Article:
The BPAI and the TTAB are Required to Set Forth Specific Findings of Fact and Conclusions of Law Adequate to Form a Basis for Appellate ReviewJan 1998 – The Journal of the Patent and Trademark Office Society, volume 80, January 1998, pages 5-10
The BPAI and the TTAB are Required to Set Forth Specific Findings of Fact and Conclusions of Law Adequate to Form a Basis for Appellate Review
by Charles L. Gholz
In Gechter v. Davidson, 116 F.3d 1454, 43 USPQ2d 1030 (Fed. Cir. 1997) (opinion delivered by Circuit Judge Michel for a panel that also consisted of Circuit Judges Lourie and Schall), the court held that:
the Board [of Patent Appeals and Interferences] is required to set forth in its opinions specific findings of fact and conclusions of law adequate to form a basis for our review. In particular, we expect that the Board's anticipation analysis be conducted on a limitation by limitation basis, with specific fact findings for each contested limitation and satisfactory explanations for such findings. Claim construction must also be explicit, at least as to any construction disputed by parties to the interference. . . .
While the specific issue before the court was the adequacy of the BPAI's explanation of why it entered a judgment in an interference that both parties' claims were anticipated by a prior art reference, there can be little doubt that the court meant its holding to be of general applicability. In particular, I believe that the court's logic will inevitably compel the BPAI to set forth in its opinions specific findings of fact and conclusions of law on priority issues as well as on patentability issues. Moreover, there is no apparent reason why the court's logic would not apply to the TTAB as well as to the BPAI.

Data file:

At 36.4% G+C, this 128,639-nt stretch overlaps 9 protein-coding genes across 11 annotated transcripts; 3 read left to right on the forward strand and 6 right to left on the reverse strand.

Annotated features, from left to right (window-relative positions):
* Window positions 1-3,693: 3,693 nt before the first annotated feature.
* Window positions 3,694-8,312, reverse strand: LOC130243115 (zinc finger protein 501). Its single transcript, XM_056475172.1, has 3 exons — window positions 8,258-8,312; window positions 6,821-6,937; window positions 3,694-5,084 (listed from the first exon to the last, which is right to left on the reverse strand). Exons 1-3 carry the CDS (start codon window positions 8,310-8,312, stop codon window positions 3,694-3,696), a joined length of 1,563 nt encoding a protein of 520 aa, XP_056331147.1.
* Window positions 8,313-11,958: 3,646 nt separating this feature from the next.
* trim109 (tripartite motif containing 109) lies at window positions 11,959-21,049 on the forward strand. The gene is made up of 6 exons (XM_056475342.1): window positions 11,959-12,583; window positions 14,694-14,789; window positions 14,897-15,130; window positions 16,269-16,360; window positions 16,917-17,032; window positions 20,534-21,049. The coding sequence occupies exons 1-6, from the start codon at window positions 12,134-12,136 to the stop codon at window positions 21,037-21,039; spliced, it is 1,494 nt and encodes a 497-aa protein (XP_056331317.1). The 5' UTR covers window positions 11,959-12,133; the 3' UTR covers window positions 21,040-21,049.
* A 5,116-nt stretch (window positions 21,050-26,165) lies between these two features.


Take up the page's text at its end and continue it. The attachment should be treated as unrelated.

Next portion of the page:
The court's opinion is surprisingly lengthy. However, it stated the core of its logic pithily enough:
Although we have said we review decisions, not opinions, King Instrument Corp. v. Otari Corp., 767 F.2d 853, 862, 226 USPQ 402, 408 (Fed. Cir. 1985), like a district court opinion, a Board opinion must contain sufficient findings and reasoning to permit meaningful appellate scrutiny.
In addition, no doubt anticipating an anguished outcry from the PTO concerning the burden it was imposing on the overworked and underpaid administrative patent judges, the court said that:
Furthermore, we assume the Board's ability to set forth fact findings and conclusions of law at the level of specificity equal to that required by [Federal Rules of Civil Procedure] Rule 52(a). Many Board members, now known as "Administrative Patent Judges," are experienced former senior examiners. Due to their technical expertise as well as their opinion writing experience as administrative judges, they are more than capable of providing the adequate fact finding required by our cases reviewing the PTO Board, and also called for regarding other tribunals in Rule 52(a) and administrative law decisions. See 35 USC § 7(a) (1994) ("The examiners-in-chief shall be persons of competent legal knowledge. . . .").